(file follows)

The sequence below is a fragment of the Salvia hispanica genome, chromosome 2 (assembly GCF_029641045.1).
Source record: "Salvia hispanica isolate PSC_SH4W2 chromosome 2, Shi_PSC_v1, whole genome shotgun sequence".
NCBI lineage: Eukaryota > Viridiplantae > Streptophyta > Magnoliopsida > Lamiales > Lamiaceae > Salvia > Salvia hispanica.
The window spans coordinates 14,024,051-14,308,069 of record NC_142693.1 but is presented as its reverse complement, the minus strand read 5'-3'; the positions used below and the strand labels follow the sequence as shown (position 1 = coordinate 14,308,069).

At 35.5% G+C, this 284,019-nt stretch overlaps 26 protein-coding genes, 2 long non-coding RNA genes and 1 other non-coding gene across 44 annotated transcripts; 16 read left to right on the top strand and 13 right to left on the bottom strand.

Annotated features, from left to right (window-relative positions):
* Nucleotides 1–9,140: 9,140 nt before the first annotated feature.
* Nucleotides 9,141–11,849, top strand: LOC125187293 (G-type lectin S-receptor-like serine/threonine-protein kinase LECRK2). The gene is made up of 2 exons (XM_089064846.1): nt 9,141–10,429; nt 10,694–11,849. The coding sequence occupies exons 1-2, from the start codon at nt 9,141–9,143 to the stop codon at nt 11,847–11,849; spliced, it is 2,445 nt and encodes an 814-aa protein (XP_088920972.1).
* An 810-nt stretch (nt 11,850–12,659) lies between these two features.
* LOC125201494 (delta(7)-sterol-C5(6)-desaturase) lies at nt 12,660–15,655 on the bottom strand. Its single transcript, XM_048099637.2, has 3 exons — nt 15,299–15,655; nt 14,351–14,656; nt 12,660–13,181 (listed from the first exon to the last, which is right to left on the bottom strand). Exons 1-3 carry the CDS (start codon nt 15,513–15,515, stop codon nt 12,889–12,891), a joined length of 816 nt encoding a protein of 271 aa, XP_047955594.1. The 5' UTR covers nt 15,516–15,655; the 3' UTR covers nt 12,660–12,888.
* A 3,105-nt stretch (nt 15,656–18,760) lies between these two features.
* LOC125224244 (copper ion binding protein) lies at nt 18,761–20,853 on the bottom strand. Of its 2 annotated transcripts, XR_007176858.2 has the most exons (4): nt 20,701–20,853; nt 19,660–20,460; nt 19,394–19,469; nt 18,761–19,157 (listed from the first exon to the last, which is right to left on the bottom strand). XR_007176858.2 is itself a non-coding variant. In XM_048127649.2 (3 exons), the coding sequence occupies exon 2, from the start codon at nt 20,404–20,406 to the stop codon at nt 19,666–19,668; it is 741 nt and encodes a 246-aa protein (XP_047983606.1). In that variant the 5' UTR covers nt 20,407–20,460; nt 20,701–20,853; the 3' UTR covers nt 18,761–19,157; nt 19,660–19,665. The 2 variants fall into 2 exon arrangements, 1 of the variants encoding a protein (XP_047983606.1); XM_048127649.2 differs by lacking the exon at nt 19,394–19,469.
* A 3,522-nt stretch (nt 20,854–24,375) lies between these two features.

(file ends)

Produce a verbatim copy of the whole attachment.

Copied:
The sequence below is a fragment of the Salvia hispanica genome, chromosome 2 (assembly GCF_029641045.1).
Source record: "Salvia hispanica isolate PSC_SH4W2 chromosome 2, Shi_PSC_v1, whole genome shotgun sequence".
NCBI lineage: Eukaryota > Viridiplantae > Streptophyta > Magnoliopsida > Lamiales > Lamiaceae > Salvia > Salvia hispanica.
The window spans coordinates 14,024,051-14,308,069 of record NC_142693.1 but is presented as its reverse complement, the minus strand read 5'-3'; the positions used below and the strand labels follow the sequence as shown (position 1 = coordinate 14,308,069).

At 35.5% G+C, this 284,019-nt stretch overlaps 26 protein-coding genes, 2 long non-coding RNA genes and 1 other non-coding gene across 44 annotated transcripts; 16 read left to right on the top strand and 13 right to left on the bottom strand.

Annotated features, from left to right (window-relative positions):
* Nucleotides 1–9,140: 9,140 nt before the first annotated feature.
* Nucleotides 9,141–11,849, top strand: LOC125187293 (G-type lectin S-receptor-like serine/threonine-protein kinase LECRK2). The gene is made up of 2 exons (XM_089064846.1): nt 9,141–10,429; nt 10,694–11,849. The coding sequence occupies exons 1-2, from the start codon at nt 9,141–9,143 to the stop codon at nt 11,847–11,849; spliced, it is 2,445 nt and encodes an 814-aa protein (XP_088920972.1).
* An 810-nt stretch (nt 11,850–12,659) lies between these two features.
* LOC125201494 (delta(7)-sterol-C5(6)-desaturase) lies at nt 12,660–15,655 on the bottom strand. Its single transcript, XM_048099637.2, has 3 exons — nt 15,299–15,655; nt 14,351–14,656; nt 12,660–13,181 (listed from the first exon to the last, which is right to left on the bottom strand). Exons 1-3 carry the CDS (start codon nt 15,513–15,515, stop codon nt 12,889–12,891), a joined length of 816 nt encoding a protein of 271 aa, XP_047955594.1. The 5' UTR covers nt 15,516–15,655; the 3' UTR covers nt 12,660–12,888.
* A 3,105-nt stretch (nt 15,656–18,760) lies between these two features.
* LOC125224244 (copper ion binding protein) lies at nt 18,761–20,853 on the bottom strand. Of its 2 annotated transcripts, XR_007176858.2 has the most exons (4): nt 20,701–20,853; nt 19,660–20,460; nt 19,394–19,469; nt 18,761–19,157 (listed from the first exon to the last, which is right to left on the bottom strand). XR_007176858.2 is itself a non-coding variant. In XM_048127649.2 (3 exons), the coding sequence occupies exon 2, from the start codon at nt 20,404–20,406 to the stop codon at nt 19,666–19,668; it is 741 nt and encodes a 246-aa protein (XP_047983606.1). In that variant the 5' UTR covers nt 20,407–20,460; nt 20,701–20,853; the 3' UTR covers nt 18,761–19,157; nt 19,660–19,665. The 2 variants fall into 2 exon arrangements, 1 of the variants encoding a protein (XP_047983606.1); XM_048127649.2 differs by lacking the exon at nt 19,394–19,469.
* A 3,522-nt stretch (nt 20,854–24,375) lies between these two features.